While breastfeeding has become more common across the globe in recent years, lactating women may not be aware of the nutrient adequacy of their breast milk and how their daily diet affects their nutrition intakes. The research team at the Laboratory for Infant & Child of The Hong Kong Polytechnic University (PolyU)'s Food Safety and Technology Research Centre (FSTRC) has undertaken a study in breast milk to analyze the calcium, iron and iodine levels of breast milk of Hong Kong lactating women and their daily intakes of the respective micronutrients. This is the second phase of the previous research which unveiled the level of polyunsaturated fatty acids (DHA, EPA and AA) of breast milk and lactating women's average daily intake levels of DHA and EPA last year.
PolyU researchers recruited 95 lactating women participants between May 2014 and August 2015. They collected breast milk samples and conducted a 3-day diet survey with the participants and subsequently analysed the levels of calcium, iron and iodine in the collected breast milk. Results revealed that about 51 percent, 74 percent and 48 percent of the breast milk samples of the 39 lactating women with 0-6 month-old infants met the adequate intake levels of calcium (200 mg per day), iron (0.3 mg per day) and iodine (85 μg per day) recommended by the Chinese Dietary Reference Intakes (DRIs) 2013 respectively. This suggested that, in most cases, breast milk could supply sufficient micronutrients to support infant growth from the day when they were born to six months old, the period before complementary foods would be given to infants.
However, the daily intakes of calcium, iron and iodine of the 95 breastfeeding mother participants in the study were significantly lower than the DRIs' recommendations, with only 12 percent, 6 percent and 2 percent of participants fulfilling the recommended intakes of calcium, iron and iodine respectively. The lack of calcium may lead to osteoporosis, rickets or cardiovascular diseases. The adverse effects on health that may be caused by the lack of iron include iron deficiency anemia and impaired immune response. The lack of iodine may lead to hypothyroidism, goiter, cretinism etc.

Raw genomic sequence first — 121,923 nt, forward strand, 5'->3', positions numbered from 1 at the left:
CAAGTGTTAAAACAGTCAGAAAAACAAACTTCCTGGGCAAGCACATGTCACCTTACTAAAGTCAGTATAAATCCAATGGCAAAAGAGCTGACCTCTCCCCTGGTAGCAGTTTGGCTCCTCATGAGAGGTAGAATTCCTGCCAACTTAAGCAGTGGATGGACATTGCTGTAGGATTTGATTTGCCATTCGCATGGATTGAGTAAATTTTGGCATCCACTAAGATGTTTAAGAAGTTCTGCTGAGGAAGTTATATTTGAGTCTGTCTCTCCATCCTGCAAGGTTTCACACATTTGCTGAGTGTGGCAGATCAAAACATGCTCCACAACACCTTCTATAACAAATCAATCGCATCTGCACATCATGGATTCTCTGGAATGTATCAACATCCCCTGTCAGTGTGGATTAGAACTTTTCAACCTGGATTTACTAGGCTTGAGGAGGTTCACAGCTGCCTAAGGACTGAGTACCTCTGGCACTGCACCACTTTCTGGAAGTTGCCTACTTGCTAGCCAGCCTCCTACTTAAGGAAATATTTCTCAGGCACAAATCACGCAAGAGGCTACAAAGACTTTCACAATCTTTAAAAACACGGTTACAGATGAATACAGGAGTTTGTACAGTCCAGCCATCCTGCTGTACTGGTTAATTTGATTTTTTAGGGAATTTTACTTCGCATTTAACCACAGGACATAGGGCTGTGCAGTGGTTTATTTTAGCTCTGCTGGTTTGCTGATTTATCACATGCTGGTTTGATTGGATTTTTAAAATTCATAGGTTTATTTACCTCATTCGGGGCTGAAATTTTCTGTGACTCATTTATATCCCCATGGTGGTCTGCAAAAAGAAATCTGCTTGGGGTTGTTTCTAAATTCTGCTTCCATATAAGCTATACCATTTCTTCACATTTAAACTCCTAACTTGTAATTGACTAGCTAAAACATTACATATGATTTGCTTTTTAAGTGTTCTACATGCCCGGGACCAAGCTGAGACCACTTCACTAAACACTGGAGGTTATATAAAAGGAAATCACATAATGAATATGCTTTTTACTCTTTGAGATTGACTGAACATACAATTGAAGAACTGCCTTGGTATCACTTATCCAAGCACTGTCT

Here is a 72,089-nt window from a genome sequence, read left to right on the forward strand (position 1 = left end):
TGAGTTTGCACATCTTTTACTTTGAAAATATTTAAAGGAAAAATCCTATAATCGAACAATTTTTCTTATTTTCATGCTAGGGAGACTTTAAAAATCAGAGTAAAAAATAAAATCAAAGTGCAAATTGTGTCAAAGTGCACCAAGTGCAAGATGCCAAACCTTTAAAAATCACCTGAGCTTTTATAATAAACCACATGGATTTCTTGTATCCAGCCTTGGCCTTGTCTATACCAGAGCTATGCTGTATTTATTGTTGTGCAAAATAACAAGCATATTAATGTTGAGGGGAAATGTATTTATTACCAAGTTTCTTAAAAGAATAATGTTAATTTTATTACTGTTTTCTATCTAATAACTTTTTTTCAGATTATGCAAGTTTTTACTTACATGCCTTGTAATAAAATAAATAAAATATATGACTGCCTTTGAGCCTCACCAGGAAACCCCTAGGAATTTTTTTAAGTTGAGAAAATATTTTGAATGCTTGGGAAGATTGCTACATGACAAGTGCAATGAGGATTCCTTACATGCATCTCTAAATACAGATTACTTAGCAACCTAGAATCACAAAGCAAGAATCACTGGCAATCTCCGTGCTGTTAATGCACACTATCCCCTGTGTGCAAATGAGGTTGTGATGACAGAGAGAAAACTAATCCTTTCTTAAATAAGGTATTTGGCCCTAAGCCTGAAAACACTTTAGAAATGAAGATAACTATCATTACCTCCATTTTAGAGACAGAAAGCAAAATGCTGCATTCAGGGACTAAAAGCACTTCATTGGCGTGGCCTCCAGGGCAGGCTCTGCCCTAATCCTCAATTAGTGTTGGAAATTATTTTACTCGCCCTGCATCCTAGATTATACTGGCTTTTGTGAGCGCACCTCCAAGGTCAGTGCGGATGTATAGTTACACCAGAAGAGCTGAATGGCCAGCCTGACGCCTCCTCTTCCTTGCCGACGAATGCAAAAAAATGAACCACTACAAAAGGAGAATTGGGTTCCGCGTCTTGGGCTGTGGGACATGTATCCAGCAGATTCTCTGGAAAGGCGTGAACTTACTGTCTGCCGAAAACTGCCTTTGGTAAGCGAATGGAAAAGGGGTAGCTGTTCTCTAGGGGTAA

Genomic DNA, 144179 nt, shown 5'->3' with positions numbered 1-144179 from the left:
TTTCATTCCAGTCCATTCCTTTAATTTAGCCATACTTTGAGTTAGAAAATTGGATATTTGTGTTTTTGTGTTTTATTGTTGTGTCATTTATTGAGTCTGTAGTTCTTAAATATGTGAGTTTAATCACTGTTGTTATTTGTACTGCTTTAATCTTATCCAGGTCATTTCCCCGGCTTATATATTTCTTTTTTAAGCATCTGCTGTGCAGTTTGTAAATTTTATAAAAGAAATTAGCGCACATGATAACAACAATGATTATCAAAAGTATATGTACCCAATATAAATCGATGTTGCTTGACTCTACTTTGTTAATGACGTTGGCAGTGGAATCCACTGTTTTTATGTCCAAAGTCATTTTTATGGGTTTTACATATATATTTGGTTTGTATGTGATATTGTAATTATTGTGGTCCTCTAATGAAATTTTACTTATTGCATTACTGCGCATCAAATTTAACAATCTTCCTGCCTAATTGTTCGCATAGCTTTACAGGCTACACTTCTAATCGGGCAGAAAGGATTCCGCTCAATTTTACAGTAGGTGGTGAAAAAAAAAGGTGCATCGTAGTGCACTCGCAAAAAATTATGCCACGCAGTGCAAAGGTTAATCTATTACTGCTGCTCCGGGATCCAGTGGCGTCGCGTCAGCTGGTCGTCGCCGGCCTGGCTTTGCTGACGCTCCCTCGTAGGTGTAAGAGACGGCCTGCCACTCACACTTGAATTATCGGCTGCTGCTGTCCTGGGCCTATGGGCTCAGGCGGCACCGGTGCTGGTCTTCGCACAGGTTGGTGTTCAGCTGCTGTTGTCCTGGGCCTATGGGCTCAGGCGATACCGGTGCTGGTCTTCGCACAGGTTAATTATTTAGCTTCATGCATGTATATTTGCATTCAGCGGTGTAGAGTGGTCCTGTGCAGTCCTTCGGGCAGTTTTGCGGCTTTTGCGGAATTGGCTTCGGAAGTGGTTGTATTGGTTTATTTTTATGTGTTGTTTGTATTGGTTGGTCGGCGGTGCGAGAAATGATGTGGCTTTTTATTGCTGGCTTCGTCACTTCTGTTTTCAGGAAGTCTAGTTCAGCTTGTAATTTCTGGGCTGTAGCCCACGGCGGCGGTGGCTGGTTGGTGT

In view of the research results, Mr Gordon Cheung, Registered Dietitian and Project Fellow of the FSTRC of PolyU's Department of Applied Biology and Chemical Technology (ABCT), suggested that breastfeeding mothers consume a wide variety of food, especially dairy products, tofu, dark green leafy vegetables, meat, legumes, seafood and seaweed products so as to prevent adverse health effects such as osteoporosis, anemia, and warrant the optimal growth and development of infants and young children.
Professor Wong Man-sau, Professor of PolyU's ABCT and Deputy Director of FSTRC said, "Our research results reveal that the daily intakes of micronutrients of Hong Kong lactating women are significantly lower than the recommended daily intake levels. Although we have only analyzed the nutritional characteristics of breast milk and dietary habits of lactating women, our major concern is the overall well-being of both breast-fed babies and their lactating mothers. Therefore, we suggest that our lactating mothers should ensure their nutrient adequacy before, during and after breastfeeding by making healthy and balanced food choices."
The research team will work to develop a dietary guideline for lactating women in collaboration with other medical professionals and undertake community-based education work to achieve nutritional adequacy via balanced diet amongst lactating women.